May 2, 2007
I arrived in Silicon Valley on April 16 ready to rock and roll on the Toxic Tech Tour. I was really excited to help the campaign in such a unique way. "You mean, you want me to drive around Cupertino and San Jose with a 7ft high skull made out of e-waste and talk about how much cooler it would be inf Apple eliminate toxins from its computers and implemented a global take back program?" I couldn’t believe what my team was asking me to do, but I was happy to do it.
During the past two weeks and after speaking to Apple employees, neighbors of Apple’s headquarters and even former schoolmates of Steve Jobs, I learned that not many people knew just how far behind Apple was in eliminating toxic chemicals than the rest of the industry. It was great for me, a die hard Apple user, to be part of a movement encouraging Apple to be better, to be more innovative, and to change a dirty industry into a clean, green one.
It has been a great two weeks. We showed up at San Jose Giants baseball games, San Jose State University’s Sustainability Week, and the Spring Festival at Guadelupe River and Park, not to mention about a half dozen other places. I even got to meet my favorite author, Tobias Wolff (awesome!), and talk about the campaign on a local radio show. How hot is that?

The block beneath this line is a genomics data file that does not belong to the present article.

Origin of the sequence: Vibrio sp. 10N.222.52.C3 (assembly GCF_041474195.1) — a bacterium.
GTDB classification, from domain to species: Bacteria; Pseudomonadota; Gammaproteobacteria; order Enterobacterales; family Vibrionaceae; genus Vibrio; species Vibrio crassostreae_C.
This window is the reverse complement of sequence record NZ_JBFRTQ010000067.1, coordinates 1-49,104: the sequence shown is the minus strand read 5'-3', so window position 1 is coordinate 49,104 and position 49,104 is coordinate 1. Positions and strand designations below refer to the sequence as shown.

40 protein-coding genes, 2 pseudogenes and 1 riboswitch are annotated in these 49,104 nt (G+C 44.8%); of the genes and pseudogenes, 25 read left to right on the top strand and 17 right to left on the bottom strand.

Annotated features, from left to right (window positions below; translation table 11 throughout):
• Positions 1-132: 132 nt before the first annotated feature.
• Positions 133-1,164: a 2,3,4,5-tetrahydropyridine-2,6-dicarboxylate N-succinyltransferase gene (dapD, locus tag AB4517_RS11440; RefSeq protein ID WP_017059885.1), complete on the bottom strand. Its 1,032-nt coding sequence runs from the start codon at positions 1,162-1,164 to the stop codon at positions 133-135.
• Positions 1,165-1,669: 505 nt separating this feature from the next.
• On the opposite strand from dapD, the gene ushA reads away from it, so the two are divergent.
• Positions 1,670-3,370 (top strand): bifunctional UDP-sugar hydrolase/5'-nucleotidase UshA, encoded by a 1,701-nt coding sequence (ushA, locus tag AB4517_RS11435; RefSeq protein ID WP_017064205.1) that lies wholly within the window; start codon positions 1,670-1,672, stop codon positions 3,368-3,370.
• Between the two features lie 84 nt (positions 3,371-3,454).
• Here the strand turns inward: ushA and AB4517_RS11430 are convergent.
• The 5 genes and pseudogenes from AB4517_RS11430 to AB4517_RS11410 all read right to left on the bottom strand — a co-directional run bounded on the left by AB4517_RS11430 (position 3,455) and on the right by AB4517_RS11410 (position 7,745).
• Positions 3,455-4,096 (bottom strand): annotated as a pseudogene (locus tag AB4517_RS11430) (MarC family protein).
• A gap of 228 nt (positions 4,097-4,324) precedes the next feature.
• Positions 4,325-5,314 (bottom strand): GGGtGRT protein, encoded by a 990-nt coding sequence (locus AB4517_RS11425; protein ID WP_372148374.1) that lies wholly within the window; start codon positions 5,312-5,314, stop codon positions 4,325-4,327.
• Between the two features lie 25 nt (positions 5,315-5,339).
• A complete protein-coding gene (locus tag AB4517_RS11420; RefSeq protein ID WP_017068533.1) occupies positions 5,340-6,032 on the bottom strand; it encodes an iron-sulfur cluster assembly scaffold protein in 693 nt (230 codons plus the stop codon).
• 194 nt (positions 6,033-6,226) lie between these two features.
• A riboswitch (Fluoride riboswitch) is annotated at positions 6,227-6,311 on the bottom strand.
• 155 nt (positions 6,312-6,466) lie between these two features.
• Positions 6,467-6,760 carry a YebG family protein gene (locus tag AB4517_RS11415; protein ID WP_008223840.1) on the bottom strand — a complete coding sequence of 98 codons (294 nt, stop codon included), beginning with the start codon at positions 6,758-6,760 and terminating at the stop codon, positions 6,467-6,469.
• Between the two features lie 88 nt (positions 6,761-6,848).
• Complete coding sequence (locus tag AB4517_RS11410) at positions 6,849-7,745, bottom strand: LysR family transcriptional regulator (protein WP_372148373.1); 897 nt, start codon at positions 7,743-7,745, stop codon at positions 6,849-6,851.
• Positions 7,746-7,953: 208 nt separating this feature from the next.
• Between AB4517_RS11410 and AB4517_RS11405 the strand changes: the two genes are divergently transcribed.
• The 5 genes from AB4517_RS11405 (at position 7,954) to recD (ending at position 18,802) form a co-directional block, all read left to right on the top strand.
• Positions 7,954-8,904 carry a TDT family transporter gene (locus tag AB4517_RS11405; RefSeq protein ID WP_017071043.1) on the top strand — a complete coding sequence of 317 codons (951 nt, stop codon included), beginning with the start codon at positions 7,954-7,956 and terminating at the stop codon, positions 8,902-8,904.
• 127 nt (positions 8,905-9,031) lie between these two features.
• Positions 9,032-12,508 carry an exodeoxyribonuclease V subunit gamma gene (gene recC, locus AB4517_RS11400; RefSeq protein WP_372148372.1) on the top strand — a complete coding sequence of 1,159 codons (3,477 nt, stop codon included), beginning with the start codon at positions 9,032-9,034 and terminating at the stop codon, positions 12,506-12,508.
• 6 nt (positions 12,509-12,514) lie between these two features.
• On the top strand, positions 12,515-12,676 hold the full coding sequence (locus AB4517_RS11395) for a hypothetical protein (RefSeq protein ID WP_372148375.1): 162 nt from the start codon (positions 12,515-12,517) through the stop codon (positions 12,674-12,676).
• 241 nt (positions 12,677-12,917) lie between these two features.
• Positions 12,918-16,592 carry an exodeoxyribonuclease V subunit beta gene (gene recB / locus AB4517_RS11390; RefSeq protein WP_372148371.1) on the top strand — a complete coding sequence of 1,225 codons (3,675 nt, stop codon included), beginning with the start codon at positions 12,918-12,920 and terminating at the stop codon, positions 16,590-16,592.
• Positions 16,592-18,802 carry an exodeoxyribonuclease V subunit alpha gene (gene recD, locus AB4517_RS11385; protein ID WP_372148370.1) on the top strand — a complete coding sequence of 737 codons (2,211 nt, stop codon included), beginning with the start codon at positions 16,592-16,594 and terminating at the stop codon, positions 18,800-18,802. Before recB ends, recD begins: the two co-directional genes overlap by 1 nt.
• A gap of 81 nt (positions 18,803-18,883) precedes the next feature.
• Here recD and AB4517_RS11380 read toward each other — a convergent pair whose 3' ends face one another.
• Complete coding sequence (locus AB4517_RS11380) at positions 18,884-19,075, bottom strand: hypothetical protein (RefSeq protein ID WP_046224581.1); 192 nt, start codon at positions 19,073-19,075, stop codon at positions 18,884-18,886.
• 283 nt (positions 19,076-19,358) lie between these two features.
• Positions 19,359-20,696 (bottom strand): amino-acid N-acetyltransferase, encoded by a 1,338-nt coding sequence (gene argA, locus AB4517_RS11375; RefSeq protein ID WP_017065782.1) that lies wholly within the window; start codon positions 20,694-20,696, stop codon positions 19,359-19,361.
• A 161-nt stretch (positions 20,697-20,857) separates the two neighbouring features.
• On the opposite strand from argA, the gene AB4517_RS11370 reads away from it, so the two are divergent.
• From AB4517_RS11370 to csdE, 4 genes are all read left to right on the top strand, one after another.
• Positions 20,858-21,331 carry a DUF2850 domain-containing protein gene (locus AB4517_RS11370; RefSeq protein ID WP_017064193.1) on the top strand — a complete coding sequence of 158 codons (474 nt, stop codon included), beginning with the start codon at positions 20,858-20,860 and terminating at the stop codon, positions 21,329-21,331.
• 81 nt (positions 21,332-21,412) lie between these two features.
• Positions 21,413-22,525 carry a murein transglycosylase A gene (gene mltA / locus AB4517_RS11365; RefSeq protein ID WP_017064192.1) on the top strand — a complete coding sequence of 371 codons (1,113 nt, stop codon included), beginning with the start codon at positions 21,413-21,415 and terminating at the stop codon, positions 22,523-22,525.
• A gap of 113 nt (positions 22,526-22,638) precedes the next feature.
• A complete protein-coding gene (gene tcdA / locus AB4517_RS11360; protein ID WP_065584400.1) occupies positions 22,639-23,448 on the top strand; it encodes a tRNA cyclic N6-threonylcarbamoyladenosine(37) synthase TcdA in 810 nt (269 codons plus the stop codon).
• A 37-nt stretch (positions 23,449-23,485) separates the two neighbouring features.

But what is even more hot than meeting my favorite author is what Steve Jobs said today in a post titled: A Greener Apple.
The introduction reads like this:
‘It is generally not Apple’s policy to trumpet our plans for the future; we tend to talk about the things we have just accomplished. Unfortunately this policy has left our customers, shareholders, employees and the industry in the dark about Apple’s desires and plans to become greener. Our stakeholders deserve and expect more from us, and they’re right to do so. They want us to be a leader in this area, just as we are in the other areas of our business. So today we’re changing our policy.’
The rest of the post goes into all the ways Apple is going green and greener than some other companies. Since August of 2006 they have been ranked as 2.7 out of a possible 10 on our Guide to Greener Electronics and now with all this they will be ranked a 5. And I feel a little better about listening to my iPod and using my ibook.
Apple still isn’t the greenest, which is kind of disappointing to someone who has grown up learning about computers on all those pretty Apple products. It would be really cool if Steve announced that they will be taking back their products in every country they sell them.
Of course it isn’t Greenpeace’s style to not follow through . . . so I will continue to work with Apple users in encouraging Apple to go green . . to the core.